THE welfare of polo ponies in America has taken a step forward following the introduction of doping and medication rules by the US Polo Association (USPA).
The move comes after the death of 21 polo ponies at the US Open last year, following an accidental overdose of selenium (news, 23 April 2009).
The USPA has adopted rules already used by the US Equestrian Federation (USEF) and players have a year to get used to the new system.
Since 29 March ponies can be randomly drug-tested immediately after a match.
During 2010, if a pony tests positive, the USPA will inform the owner and player, but take no further action. After 1 January 2011, owners, players and team sponsors face a suspension or ban from USPA competition and a hefty fine if found guilty of doping.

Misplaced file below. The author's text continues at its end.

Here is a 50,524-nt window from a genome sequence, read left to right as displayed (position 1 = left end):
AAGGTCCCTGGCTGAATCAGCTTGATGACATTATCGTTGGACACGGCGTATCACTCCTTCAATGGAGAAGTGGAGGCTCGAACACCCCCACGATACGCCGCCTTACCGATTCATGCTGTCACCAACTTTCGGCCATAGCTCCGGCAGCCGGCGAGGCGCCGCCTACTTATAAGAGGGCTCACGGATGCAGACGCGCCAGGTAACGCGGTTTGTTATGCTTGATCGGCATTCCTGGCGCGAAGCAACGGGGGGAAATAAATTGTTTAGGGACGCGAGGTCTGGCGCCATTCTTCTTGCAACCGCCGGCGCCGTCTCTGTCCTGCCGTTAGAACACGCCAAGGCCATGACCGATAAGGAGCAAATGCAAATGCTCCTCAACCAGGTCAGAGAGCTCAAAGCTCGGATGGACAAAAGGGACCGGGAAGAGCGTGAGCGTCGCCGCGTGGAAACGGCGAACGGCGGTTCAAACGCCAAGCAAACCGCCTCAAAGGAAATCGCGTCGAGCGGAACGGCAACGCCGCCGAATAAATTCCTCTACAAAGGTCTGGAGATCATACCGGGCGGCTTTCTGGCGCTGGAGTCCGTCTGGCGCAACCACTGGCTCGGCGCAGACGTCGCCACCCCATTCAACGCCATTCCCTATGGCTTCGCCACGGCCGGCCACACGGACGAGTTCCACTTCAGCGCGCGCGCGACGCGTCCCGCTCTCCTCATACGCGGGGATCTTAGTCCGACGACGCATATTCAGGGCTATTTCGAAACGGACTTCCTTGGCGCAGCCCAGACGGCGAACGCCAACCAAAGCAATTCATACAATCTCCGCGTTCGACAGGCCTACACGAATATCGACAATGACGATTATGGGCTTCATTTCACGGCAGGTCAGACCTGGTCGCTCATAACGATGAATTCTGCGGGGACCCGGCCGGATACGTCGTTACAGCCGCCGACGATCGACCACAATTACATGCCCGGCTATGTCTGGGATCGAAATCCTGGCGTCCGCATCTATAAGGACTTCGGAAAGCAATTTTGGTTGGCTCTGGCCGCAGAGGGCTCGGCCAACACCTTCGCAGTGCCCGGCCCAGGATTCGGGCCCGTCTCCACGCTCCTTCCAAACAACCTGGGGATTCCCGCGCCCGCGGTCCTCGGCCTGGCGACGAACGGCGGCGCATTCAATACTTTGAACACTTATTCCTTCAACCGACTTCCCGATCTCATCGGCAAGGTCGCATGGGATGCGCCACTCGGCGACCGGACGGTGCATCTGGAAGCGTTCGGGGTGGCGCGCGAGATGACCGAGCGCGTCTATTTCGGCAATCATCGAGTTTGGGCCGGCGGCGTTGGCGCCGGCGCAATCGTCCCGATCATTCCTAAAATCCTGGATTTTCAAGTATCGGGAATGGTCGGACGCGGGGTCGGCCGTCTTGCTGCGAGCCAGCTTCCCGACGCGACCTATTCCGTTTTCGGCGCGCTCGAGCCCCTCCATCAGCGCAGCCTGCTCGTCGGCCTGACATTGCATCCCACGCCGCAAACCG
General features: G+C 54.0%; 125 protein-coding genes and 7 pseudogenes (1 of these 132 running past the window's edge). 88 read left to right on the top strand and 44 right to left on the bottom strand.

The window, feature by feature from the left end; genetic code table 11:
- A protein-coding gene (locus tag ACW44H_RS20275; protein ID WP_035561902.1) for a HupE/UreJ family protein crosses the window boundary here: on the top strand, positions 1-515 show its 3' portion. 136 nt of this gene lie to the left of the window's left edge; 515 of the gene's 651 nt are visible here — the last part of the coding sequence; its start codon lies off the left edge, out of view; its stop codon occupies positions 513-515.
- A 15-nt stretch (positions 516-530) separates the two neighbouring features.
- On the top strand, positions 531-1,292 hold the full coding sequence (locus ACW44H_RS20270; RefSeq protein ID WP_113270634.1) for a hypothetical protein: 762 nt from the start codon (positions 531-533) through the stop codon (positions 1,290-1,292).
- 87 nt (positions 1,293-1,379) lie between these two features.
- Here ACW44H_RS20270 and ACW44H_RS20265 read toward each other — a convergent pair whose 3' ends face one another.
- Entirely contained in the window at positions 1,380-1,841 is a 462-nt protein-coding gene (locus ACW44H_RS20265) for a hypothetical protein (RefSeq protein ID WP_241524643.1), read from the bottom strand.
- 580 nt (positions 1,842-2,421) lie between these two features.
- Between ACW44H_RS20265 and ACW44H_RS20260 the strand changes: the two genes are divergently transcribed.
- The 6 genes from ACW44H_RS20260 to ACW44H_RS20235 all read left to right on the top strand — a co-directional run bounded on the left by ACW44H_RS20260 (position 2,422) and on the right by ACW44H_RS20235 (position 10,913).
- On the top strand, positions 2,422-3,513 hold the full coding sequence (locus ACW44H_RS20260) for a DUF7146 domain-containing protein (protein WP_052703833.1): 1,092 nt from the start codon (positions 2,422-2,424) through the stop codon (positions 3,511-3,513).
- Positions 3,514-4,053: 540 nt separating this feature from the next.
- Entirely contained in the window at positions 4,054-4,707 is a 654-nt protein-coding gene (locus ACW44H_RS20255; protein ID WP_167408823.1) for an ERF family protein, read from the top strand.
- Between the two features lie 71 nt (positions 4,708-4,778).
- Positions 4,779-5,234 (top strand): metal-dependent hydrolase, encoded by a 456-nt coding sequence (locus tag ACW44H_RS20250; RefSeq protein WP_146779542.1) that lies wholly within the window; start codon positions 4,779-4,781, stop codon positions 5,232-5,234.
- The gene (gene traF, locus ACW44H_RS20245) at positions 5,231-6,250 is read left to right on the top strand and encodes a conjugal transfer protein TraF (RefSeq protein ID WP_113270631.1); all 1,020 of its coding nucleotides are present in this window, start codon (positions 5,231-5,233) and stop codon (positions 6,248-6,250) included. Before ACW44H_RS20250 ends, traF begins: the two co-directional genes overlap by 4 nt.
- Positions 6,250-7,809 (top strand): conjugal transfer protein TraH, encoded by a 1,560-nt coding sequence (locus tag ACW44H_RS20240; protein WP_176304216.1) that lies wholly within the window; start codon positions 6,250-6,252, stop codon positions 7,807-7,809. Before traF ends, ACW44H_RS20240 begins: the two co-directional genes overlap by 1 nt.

Education sessions have been held with the polo community.
USPA polo pony welfare committee chairman Dr Bill Patterson told H&H: “We have been working on this for some time This is not just a knee-jerk reaction to the deaths last April.
“High-goal players understand why we’re doing this and it’s not draconian — we allow therapeutic use of drugs,” he said. “But lower- to medium-goal players will also be tested, so need to adjust.”
USEF drugs and medications chief administrator Dr Stephen Schumacher described the move as “a monumental step for horse welfare”.
This news story was first published in Horse & Hound (15 April, 2010)